What Dividend Hunters Need To Know About Royal Mail PLC

Today I am looking at whether Royal Mail (LSE: RMG) is an appealing pick for those seeking chunky dividend income.

First-class payout prospects ahead

Royal Mail has hit the headlines again in recent days, with business secretary Vince Cable hauled in by MPs to once again answer allegations that the firm was vastly-undervalued when shorn off by the government back in October.

But I believe that Britain’s prestigious mail service also deserves to grab the limelight on the back of its stellar dividend prospects.royal mail

The City’s number crunchers anticipate that Royal Mail will shell out a maiden dividend of 16.1p per share for the year concluding March 2014, results for which are due on Thursday, May 22. Such a payment would generate a yield of 3.1% — marginally below the FTSE 100 forward average — although the expectation of chunky hikes in the medium term drive yields much higher.

Britain’s premier courier is expected to lift the full-year payout 44% this year to 23.1p, a scenario which creates a meaty 4.4% yield. And a further 17% rise expected in fiscal 2016, to 26.9p, drives the yield to 5.2%.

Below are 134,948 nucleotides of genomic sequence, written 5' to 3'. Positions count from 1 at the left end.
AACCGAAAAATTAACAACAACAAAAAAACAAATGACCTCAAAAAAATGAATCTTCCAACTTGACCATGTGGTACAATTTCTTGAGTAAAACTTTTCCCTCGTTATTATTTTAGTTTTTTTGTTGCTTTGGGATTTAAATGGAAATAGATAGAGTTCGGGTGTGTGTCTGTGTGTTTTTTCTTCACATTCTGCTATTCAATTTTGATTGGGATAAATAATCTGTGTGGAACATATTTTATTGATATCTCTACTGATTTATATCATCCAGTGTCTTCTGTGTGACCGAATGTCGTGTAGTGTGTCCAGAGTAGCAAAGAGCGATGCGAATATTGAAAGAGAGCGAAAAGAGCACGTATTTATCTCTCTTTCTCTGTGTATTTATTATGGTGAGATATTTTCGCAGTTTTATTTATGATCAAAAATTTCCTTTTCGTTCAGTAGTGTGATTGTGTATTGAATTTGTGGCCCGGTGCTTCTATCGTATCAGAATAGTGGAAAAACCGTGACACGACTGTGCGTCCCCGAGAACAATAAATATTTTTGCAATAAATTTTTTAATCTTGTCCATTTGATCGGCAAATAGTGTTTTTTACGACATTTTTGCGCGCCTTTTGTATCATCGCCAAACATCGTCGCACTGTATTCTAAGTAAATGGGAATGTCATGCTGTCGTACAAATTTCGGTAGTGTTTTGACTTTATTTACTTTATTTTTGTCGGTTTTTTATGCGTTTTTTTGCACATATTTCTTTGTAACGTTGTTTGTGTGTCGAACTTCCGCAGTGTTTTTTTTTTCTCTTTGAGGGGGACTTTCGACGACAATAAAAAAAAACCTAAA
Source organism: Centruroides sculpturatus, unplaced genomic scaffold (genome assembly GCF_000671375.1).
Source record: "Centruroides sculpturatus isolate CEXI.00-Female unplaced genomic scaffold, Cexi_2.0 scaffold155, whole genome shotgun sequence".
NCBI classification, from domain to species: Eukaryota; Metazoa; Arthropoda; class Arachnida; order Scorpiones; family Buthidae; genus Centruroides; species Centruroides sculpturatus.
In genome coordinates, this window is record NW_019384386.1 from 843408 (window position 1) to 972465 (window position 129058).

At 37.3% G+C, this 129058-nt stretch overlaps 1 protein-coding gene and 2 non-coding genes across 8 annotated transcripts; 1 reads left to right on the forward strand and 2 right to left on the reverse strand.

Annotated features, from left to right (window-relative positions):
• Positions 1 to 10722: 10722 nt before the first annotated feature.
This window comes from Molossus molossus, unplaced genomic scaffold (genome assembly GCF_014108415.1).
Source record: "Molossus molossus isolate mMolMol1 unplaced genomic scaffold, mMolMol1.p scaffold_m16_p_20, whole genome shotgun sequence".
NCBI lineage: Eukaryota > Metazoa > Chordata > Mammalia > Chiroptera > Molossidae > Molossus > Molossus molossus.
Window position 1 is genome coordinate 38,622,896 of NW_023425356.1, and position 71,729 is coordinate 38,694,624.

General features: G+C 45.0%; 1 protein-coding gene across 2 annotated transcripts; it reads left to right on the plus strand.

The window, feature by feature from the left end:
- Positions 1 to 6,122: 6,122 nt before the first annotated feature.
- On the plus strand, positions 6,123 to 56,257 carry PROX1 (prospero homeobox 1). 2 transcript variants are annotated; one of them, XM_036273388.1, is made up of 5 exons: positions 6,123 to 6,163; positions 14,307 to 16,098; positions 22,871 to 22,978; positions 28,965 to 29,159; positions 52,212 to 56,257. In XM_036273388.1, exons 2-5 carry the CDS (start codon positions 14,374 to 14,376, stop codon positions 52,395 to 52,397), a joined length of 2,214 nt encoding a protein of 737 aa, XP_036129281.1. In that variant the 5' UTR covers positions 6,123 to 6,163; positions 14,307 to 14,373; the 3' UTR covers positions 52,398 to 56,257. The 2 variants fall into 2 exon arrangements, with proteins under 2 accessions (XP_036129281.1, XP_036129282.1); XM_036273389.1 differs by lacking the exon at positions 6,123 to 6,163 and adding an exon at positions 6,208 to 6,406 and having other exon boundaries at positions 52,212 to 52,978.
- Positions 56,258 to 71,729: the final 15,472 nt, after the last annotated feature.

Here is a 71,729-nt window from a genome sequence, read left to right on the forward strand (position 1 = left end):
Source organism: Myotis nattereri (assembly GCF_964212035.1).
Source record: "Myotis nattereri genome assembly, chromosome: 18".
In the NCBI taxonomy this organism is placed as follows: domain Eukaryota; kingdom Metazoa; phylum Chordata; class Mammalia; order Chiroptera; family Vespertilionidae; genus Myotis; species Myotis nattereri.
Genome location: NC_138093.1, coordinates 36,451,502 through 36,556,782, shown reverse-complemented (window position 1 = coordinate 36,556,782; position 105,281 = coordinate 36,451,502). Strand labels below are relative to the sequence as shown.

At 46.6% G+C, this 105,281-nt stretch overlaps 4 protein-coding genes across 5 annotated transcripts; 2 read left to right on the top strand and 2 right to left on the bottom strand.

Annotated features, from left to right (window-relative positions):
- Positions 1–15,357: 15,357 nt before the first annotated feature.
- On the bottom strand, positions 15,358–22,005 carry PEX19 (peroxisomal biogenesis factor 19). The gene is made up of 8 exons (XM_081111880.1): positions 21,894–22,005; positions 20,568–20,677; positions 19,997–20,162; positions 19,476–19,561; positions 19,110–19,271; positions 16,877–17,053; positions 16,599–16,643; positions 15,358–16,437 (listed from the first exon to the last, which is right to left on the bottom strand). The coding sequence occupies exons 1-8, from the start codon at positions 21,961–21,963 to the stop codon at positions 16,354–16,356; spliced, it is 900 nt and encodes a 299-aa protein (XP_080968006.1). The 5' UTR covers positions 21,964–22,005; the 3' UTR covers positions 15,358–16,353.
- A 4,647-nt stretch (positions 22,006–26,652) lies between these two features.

Reshaping plan boosts outlook

Such massive payout expansion is underpinned by strong earnings forecasts for 2015 and 2016, with growth anticipated to ring in at 35% and 18% for these years. These figures create dividend coverage of 1.8 times forward earnings through to the end of 2016, just below the widely-regarded security threshold of 2 times.

The firm is also implementing a strict restructuring programme to boost earnings and consequently future payout prospects. And although the action courts the prospect of fresh industrial strife, the scheme promises to significantly boost efficiency over the long-term. Indeed, a planned net reduction of 1,300 staff is expected to deliver annualised cost savings of around £50m.

Elsewhere, Royal Mail is also making huge strides in the red-hot packages market, and surging online shopping demand promises to keep the its Parcels division extremely busy in coming years — indeed, the courier saw revenues rise 8% during April-December, helped by its decision to move to size-based pricing.

With the company’s GLS overseas division also pulling up trees, and ready to ride resurgent economic conditions across Europe, I believe that Royal Mail is in great shape to enjoy solid earnings and dividend growth.

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Royston does not own shares in Royal Mail.